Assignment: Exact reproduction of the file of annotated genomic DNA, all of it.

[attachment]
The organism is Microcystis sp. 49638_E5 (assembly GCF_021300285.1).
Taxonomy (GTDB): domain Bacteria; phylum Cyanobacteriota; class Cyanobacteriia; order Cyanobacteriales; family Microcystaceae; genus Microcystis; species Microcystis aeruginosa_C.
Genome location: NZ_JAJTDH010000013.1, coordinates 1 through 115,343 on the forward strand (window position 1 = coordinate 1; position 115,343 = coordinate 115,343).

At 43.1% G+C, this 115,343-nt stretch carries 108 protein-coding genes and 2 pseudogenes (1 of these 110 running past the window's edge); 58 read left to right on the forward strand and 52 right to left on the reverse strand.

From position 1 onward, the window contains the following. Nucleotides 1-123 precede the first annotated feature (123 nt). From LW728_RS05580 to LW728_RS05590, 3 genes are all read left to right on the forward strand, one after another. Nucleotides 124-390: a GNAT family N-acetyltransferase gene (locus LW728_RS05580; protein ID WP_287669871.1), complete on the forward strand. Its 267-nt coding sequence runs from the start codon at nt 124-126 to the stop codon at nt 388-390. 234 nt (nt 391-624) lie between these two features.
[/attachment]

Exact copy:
The organism is Microcystis sp. 49638_E5 (assembly GCF_021300285.1).
Taxonomy (GTDB): domain Bacteria; phylum Cyanobacteriota; class Cyanobacteriia; order Cyanobacteriales; family Microcystaceae; genus Microcystis; species Microcystis aeruginosa_C.
Genome location: NZ_JAJTDH010000013.1, coordinates 1 through 115,343 on the forward strand (window position 1 = coordinate 1; position 115,343 = coordinate 115,343).

At 43.1% G+C, this 115,343-nt stretch carries 108 protein-coding genes and 2 pseudogenes (1 of these 110 running past the window's edge); 58 read left to right on the forward strand and 52 right to left on the reverse strand.

From position 1 onward, the window contains the following. Nucleotides 1-123 precede the first annotated feature (123 nt). From LW728_RS05580 to LW728_RS05590, 3 genes are all read left to right on the forward strand, one after another. Nucleotides 124-390: a GNAT family N-acetyltransferase gene (locus LW728_RS05580; protein ID WP_287669871.1), complete on the forward strand. Its 267-nt coding sequence runs from the start codon at nt 124-126 to the stop codon at nt 388-390. 234 nt (nt 391-624) lie between these two features.